FBI Reports Drastic Increase in Hate Crimes Against Muslims

W By Richard A. Serrano

wASHINGTON – Hate crimes and other acts of vengeance against Muslims and other immigrants from the Middle East skyrocketed nationwide after the Sept. 11 terrorist attacks, according to a long-awaited FBI report released Monday.

But Islamic leaders in Washington and elsewhere, many of whom were themselves the targets of outrage, said the new numbers fall short of the actual figures. Countless immigrants surely were afraid to report acts of retribution, they said.

The FBI found that while attacks against Muslims had previously been the least common hate crime against a religious group – just 28 in 2000 – the number of incidents surged to 481 in 2001.

The huge rise is “presumably as a result of the heinous incidents that occurred on Sept. 11,” the FBI said.

Ibrahim Hooper, spokesman for the Council on American-Islamic Relations, said that while much of the bias has tapered off, there was a tremendous backlash at first.

“These new numbers come from the initial weeks and months after 9/11, when it was just basically out of control,” he said. “We couldn’t keep up with the reports.”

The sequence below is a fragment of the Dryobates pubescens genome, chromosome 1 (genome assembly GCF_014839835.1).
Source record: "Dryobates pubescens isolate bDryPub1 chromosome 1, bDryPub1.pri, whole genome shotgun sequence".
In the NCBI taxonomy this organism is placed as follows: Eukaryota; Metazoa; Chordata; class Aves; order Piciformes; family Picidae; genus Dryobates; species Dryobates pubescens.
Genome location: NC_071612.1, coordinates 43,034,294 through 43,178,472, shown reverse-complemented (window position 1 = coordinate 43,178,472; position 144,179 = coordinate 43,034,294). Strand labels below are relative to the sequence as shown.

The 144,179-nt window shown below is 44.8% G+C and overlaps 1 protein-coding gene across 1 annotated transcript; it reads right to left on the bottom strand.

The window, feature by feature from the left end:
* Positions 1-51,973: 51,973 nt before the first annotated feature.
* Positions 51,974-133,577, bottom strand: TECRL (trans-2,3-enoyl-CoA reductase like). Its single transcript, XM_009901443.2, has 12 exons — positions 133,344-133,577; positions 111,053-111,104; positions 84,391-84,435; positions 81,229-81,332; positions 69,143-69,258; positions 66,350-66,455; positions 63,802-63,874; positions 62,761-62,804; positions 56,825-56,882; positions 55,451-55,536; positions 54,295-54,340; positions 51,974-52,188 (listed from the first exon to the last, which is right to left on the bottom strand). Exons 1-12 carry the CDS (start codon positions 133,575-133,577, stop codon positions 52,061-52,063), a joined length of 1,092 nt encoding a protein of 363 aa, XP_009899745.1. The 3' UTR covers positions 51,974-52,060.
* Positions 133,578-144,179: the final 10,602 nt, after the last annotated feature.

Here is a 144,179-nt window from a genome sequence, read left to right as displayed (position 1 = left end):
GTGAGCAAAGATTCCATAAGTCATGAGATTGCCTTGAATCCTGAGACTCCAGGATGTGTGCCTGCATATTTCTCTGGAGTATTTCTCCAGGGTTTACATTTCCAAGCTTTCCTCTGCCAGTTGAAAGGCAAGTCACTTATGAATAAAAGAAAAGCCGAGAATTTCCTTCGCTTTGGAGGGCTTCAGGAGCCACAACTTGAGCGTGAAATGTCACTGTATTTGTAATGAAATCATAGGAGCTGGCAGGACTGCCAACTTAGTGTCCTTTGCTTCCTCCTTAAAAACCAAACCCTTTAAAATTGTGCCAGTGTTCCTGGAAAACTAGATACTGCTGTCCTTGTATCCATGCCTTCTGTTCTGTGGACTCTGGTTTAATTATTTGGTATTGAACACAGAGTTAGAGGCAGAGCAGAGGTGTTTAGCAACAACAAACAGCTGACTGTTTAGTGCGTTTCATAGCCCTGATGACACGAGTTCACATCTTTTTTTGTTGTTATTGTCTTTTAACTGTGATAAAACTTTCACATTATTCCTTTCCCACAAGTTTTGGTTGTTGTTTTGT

According to the FBI report, most incidents targeting Muslims and others of Middle Eastern background involved assaults or intimidation. There were three cases of murder or manslaughter and 35 arson fires, the FBI said.

The hate-crime statistics were drawn from almost 12,000 local, state and federal law-enforcement agencies throughout the United States. Areas with large Muslim populations, such as Southern California, Chicago, Detroit and Washington, reported the most incidents. The report did not break down the increases in specific cities.

Much of the retaliation continued into the early part of this year, until the U.S.-led war in Afghanistan began to wind down.

Hooper and other Arab-American leaders said many immigrants stayed home in the days after Sept. 11, afraid to go to work or school for fear of retaliation. In many cities, mosques were the target of vandalism.

Many Muslims were afraid to report hate crimes to the FBI, out of fear the bureau would want to investigate them, Hooper and others said.

Mohamad Ali Elahi, the imam at the Islamic House of Wisdom in Detroit, where a half-million American Muslims live, said many people of the Islamic faith still suffer emotionally from the backlash.

“For us, the pain continues,” he said. “The prejudice that was produced after this disastrous event insulted the sacredness and the belief system of our faith community.”